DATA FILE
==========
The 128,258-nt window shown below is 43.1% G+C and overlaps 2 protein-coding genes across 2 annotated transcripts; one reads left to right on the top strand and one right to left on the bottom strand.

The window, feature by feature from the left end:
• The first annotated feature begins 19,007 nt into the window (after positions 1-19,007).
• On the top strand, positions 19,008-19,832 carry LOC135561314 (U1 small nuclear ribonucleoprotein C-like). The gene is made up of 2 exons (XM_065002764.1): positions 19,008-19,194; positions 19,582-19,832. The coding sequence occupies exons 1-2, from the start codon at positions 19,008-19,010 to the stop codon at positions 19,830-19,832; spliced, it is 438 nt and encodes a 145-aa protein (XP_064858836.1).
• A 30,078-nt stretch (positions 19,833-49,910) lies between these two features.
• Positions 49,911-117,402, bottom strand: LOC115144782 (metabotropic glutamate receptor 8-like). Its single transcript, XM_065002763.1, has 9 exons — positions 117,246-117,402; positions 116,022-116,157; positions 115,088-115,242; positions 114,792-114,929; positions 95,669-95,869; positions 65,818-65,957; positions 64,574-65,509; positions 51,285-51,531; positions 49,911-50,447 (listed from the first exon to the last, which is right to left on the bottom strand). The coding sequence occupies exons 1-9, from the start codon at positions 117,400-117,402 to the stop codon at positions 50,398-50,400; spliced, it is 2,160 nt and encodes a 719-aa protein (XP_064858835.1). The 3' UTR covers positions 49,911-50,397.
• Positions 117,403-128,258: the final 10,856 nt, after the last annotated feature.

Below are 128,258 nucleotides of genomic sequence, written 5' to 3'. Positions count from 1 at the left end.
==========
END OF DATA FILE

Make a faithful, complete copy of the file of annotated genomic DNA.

The 128,258-nt window shown below is 43.1% G+C and overlaps 2 protein-coding genes across 2 annotated transcripts; one reads left to right on the top strand and one right to left on the bottom strand.

The window, feature by feature from the left end:
• The first annotated feature begins 19,007 nt into the window (after positions 1-19,007).
• On the top strand, positions 19,008-19,832 carry LOC135561314 (U1 small nuclear ribonucleoprotein C-like). The gene is made up of 2 exons (XM_065002764.1): positions 19,008-19,194; positions 19,582-19,832. The coding sequence occupies exons 1-2, from the start codon at positions 19,008-19,010 to the stop codon at positions 19,830-19,832; spliced, it is 438 nt and encodes a 145-aa protein (XP_064858836.1).
• A 30,078-nt stretch (positions 19,833-49,910) lies between these two features.
• Positions 49,911-117,402, bottom strand: LOC115144782 (metabotropic glutamate receptor 8-like). Its single transcript, XM_065002763.1, has 9 exons — positions 117,246-117,402; positions 116,022-116,157; positions 115,088-115,242; positions 114,792-114,929; positions 95,669-95,869; positions 65,818-65,957; positions 64,574-65,509; positions 51,285-51,531; positions 49,911-50,447 (listed from the first exon to the last, which is right to left on the bottom strand). The coding sequence occupies exons 1-9, from the start codon at positions 117,400-117,402 to the stop codon at positions 50,398-50,400; spliced, it is 2,160 nt and encodes a 719-aa protein (XP_064858835.1). The 3' UTR covers positions 49,911-50,397.
• Positions 117,403-128,258: the final 10,856 nt, after the last annotated feature.

Below are 128,258 nucleotides of genomic sequence, written 5' to 3'. Positions count from 1 at the left end.